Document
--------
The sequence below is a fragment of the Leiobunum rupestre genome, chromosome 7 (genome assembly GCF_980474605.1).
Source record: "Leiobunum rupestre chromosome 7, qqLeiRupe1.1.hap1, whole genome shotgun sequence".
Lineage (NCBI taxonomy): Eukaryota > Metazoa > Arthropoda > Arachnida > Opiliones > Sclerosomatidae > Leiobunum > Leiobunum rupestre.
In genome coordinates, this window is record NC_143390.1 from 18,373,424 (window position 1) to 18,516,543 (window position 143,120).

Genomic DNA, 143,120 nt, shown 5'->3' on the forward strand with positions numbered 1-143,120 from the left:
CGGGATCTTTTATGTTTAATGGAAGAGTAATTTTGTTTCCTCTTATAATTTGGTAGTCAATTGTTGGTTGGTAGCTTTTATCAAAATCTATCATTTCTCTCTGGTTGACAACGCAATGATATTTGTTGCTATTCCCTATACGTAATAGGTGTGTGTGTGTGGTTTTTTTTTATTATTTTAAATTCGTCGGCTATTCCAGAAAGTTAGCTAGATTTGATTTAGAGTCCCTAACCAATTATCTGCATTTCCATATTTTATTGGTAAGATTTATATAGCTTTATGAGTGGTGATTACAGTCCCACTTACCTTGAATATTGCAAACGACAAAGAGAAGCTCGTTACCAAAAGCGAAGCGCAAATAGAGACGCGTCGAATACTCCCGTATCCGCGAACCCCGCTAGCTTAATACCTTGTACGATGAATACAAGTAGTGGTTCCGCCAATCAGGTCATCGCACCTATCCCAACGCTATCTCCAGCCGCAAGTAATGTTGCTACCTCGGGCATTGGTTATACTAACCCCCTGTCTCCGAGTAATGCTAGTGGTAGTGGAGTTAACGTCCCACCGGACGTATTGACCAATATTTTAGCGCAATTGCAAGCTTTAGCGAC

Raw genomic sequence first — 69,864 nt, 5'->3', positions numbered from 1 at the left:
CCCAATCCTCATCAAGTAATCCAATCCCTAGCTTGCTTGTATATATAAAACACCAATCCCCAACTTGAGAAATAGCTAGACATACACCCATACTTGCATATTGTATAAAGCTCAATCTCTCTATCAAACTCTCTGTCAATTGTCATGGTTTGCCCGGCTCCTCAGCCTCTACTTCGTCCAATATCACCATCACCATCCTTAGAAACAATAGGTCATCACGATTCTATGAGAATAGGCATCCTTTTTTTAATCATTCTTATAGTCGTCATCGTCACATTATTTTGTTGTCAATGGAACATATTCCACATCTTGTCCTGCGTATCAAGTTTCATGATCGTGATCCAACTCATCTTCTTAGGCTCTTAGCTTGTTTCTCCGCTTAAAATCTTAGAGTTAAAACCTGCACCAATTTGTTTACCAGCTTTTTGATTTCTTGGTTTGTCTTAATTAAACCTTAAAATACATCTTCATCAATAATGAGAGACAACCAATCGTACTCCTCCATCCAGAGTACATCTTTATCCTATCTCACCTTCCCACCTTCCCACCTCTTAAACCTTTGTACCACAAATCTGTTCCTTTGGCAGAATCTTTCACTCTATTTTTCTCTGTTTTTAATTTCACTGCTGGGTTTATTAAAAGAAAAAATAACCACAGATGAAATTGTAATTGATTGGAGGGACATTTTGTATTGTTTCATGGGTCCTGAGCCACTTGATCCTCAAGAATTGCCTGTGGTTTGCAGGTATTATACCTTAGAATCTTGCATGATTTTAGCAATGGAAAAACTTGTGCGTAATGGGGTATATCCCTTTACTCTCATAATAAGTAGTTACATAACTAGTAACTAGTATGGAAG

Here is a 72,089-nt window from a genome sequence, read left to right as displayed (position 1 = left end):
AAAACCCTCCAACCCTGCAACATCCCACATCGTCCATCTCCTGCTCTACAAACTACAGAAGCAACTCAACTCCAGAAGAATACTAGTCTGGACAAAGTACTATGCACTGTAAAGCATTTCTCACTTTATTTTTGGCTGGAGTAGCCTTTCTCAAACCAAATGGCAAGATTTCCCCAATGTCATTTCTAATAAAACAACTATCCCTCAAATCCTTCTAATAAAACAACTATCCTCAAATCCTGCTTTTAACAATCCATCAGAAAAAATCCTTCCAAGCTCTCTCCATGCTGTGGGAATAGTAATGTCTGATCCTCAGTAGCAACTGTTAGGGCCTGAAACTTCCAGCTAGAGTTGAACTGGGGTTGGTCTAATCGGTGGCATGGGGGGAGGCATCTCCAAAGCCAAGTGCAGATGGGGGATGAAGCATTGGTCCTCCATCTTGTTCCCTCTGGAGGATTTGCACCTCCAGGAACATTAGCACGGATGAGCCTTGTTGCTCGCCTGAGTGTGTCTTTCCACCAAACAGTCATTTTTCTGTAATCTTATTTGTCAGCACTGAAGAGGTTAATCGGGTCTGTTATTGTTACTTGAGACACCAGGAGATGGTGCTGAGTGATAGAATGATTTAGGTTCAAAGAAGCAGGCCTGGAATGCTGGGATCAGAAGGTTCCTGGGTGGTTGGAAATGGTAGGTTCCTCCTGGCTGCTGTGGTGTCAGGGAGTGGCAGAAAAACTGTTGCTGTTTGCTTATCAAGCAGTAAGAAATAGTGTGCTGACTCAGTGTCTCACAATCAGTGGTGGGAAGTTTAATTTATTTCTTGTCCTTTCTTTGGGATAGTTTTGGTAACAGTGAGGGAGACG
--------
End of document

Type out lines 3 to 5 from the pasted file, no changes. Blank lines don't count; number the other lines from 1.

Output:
Lineage (NCBI taxonomy): Eukaryota > Metazoa > Arthropoda > Arachnida > Opiliones > Sclerosomatidae > Leiobunum > Leiobunum rupestre.
In genome coordinates, this window is record NC_143390.1 from 18,373,424 (window position 1) to 18,516,543 (window position 143,120).

Genomic DNA, 143,120 nt, shown 5'->3' on the forward strand with positions numbered 1-143,120 from the left: